House Dems pass bill to provide emergency funding to FDA to address baby formula shortage

There has been an ongoing and worsening shortage of baby formula across the nation for several months now that only just recently appeared to garner any attention from the politicians in Washington, D.C.

The Democrat-led House on Wednesday voted 231-192 in favor of a bill that would provide $28 million in emergency funding to the Food and Drug Administration to help address the formula shortage, the Washington Examiner reported.

The bill, introduced by House Appropriations Committee Chair Rep. Rosa DeLauro (D-CT), would also authorize federal agencies to crack down on and investigate allegations of “fraudulent products” and price gouging amid the shortage.

Abbott to reopen shuttered facility soon

The baby formula shortage largely stems from a small handful of bacterial infections suffered by infants that were initially believed to have been linked to a massive manufacturing facility in Michigan for Abbott Nutrition, a top producer of baby formulas, and led to a “voluntary” recall as well as an FDA-ordered shutdown of the facility in February.

But in hindsight, the actions that resulted in an estimated 40 percent reduction in the available supply of baby formula on retail shelves may have been unnecessary, according to a press release this week from Abbott.

That release announced a “consent decree” agreement Abbott had reached with the FDA to reopen the Michigan facility, pending final approval, but it was noted that once the deal was approved it would take two weeks to ramp up production again and another six to eight weeks for products to finally arrive on shelves.

Perhaps the bigger takeaway from that release, though, was the fact that separate investigations conducted by Abbott, the FDA, and the Center for Disease Control and Prevention all determined that there was inconclusive evidence actually linking the bacterial infections with Abbott’s product or facility, as a naturally-occurring bacteria found in a non-product contact area of the facility was of a different strain than the multiple other different bacterias deemed responsible for the infections.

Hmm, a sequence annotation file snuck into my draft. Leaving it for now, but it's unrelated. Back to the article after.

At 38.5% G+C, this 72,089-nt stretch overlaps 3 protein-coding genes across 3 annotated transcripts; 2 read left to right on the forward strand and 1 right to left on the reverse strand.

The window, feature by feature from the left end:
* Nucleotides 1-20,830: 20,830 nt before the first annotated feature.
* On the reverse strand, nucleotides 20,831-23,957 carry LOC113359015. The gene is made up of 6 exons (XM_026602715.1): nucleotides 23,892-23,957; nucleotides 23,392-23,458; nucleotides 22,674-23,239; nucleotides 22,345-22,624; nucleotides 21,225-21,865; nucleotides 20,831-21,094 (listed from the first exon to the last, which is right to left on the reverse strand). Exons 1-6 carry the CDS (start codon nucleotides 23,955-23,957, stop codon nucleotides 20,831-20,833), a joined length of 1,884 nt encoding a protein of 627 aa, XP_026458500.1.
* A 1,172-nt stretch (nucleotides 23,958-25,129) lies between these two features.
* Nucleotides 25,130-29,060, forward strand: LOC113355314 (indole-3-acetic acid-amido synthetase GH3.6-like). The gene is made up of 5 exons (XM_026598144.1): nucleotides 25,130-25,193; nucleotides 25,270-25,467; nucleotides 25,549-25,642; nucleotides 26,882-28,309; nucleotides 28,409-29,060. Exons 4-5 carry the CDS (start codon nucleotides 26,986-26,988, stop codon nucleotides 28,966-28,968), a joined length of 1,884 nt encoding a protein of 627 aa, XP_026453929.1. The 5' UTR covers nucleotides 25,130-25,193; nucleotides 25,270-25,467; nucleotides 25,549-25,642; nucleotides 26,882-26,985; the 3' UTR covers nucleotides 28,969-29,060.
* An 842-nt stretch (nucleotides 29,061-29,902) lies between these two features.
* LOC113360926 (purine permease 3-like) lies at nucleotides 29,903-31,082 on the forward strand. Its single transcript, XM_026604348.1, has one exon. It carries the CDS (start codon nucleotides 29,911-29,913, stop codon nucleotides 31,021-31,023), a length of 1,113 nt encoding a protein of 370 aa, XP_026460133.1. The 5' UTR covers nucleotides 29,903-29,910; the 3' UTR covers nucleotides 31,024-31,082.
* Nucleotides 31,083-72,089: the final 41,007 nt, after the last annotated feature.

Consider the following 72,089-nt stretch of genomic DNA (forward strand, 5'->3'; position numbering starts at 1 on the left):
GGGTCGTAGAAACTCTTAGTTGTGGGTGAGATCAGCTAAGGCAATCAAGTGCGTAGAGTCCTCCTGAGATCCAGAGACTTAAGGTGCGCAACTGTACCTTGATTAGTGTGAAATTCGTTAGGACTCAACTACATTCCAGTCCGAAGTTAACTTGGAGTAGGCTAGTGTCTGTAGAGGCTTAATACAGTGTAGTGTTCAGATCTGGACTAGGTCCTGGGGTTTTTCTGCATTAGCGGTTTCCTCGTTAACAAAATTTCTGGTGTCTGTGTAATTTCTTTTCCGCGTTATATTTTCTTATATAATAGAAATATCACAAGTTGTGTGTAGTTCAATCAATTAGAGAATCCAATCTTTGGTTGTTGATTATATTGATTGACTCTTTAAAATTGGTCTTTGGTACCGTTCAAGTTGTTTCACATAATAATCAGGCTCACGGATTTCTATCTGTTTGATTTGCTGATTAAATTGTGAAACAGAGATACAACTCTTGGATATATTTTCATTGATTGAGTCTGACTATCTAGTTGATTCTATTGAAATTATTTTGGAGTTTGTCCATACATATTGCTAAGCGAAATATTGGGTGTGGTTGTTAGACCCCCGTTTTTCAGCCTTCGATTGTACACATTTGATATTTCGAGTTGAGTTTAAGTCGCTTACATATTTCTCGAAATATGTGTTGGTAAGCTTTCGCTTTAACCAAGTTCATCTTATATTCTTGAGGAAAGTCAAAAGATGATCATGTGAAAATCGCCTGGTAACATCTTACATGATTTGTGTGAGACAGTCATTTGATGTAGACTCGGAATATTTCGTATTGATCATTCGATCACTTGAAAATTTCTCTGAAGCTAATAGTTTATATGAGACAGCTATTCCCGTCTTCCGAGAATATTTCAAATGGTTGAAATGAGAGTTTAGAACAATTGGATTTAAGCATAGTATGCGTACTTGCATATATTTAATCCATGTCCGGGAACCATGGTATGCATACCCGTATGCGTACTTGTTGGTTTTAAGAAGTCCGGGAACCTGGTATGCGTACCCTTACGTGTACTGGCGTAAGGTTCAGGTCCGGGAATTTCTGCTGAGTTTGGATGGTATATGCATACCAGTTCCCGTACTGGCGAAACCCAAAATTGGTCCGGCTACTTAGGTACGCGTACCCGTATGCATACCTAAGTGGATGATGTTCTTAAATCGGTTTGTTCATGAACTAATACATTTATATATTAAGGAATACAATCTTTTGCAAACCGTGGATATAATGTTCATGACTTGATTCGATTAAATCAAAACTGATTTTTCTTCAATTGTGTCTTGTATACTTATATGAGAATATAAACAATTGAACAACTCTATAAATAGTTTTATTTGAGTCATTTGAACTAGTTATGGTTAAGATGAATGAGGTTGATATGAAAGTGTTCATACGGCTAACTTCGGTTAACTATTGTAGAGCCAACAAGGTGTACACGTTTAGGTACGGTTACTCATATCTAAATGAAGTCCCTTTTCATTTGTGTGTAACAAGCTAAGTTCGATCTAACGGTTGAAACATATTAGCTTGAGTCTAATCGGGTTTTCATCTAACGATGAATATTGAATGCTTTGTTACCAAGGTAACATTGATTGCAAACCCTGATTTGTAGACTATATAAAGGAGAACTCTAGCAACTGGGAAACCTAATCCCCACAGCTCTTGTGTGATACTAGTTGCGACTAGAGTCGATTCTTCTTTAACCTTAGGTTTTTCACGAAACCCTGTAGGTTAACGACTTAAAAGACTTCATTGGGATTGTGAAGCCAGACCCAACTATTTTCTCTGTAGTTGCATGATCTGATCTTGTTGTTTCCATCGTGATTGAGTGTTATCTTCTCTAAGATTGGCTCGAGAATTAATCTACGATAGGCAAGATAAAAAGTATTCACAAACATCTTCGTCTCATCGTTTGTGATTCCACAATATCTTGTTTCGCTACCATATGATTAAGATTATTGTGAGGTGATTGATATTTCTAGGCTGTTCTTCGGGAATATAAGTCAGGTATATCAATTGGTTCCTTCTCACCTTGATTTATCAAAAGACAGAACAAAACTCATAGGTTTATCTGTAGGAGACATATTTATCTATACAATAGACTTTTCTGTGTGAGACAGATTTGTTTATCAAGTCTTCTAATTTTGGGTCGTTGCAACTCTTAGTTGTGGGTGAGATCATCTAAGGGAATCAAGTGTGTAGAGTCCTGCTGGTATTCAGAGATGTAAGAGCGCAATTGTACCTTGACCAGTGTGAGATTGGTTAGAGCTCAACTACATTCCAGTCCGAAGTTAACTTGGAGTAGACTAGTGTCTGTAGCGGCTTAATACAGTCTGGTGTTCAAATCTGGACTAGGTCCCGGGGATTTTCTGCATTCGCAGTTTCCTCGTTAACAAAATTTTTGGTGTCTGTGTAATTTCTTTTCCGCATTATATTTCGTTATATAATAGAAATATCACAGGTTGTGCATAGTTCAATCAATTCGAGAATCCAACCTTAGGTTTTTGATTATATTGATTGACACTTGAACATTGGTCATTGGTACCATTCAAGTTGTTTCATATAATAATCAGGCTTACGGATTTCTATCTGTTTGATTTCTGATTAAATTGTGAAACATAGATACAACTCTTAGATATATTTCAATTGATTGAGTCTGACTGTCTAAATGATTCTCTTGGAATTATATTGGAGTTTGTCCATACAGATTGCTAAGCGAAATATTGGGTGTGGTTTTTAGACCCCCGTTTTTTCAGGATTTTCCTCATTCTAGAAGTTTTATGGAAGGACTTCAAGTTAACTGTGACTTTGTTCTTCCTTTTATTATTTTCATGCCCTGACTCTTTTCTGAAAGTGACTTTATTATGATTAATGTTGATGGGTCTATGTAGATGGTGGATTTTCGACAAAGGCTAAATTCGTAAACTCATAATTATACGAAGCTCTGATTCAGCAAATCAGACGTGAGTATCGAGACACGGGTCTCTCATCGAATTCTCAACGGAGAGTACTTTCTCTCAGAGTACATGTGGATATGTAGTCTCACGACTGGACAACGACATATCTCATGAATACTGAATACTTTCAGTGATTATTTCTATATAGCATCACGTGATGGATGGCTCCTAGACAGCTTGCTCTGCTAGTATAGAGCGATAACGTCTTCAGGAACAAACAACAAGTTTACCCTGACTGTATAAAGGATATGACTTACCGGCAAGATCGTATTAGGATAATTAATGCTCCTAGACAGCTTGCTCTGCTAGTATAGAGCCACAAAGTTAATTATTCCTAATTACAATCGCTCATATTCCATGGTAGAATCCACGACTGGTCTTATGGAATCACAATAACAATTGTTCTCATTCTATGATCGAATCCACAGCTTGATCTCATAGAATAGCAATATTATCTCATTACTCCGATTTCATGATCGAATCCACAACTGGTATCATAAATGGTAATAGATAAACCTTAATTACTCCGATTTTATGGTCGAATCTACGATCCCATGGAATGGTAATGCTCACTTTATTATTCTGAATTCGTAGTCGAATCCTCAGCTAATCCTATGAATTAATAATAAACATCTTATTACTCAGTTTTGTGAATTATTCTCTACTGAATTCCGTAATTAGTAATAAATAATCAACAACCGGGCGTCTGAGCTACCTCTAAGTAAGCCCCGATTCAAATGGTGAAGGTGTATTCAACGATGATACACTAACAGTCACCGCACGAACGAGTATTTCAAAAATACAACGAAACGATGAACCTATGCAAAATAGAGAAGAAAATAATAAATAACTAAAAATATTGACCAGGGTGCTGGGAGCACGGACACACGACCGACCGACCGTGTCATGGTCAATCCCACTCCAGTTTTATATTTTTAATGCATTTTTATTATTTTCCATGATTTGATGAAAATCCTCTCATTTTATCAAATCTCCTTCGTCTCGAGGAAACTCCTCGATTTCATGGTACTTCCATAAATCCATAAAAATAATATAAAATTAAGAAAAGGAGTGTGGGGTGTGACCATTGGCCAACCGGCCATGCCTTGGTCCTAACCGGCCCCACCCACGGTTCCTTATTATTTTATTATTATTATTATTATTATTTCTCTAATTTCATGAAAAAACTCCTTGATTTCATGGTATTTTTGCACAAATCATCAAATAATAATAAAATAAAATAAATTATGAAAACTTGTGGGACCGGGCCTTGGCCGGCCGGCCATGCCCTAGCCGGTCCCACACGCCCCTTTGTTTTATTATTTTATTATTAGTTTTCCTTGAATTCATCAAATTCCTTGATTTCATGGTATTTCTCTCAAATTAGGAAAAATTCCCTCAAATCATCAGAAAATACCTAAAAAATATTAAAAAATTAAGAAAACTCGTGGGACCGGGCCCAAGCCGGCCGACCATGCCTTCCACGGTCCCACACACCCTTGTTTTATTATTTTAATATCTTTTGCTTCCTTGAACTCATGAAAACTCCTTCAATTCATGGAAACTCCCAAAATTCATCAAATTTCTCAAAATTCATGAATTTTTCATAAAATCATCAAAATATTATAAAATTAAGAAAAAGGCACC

GOP opposed House bill

Though, none of that matters to D.C. Democrats who pushed through the emergency funding bill on a largely partisan line over Republican criticisms that the measure was unnecessary, had no oversight of the additional funds, and wouldn’t address the current problem at hand.

“In February, a major producer of baby formula closed its doors while inspections occurred after a voluntary recall of formula,” House GOP Whip Steve Scalise (R-LA) said in a message to fellow House Republicans. “Since then, the Biden administration’s Food and Drug Administration (FDA) has dragged its feet and failed to come up with a plan to mitigate the effects of the closure, and this formula shortage has become a dire emergency for families across the country.”

“Instead of working with Republicans to find bipartisan solutions to address the issue, Speaker Pelosi dropped this legislation yesterday in hopes of covering up the administration’s ineptitude by throwing additional money at the FDA with no plan to actually fix the problem, all while failing to hold the FDA accountable,” he added.

Biden finally takes action

Meanwhile, it also appears that President Joe Biden has finally decided to take belated executive action to address the months-old baby formula shortage by way of invoking the Defense Production Act to intervene in private markets and direct suppliers of certain ingredients and other materials to baby formula producers in order to hasten extra production to account for the shortage.

Biden also launched what is dubbed Operation Fly Formula which involves the Defense Department contracting with commercial airliners to pick up FDA-approved formulas and ingredients in Europe and elsewhere overseas and deliver those goods to U.S.-based distributors and manufacturers.

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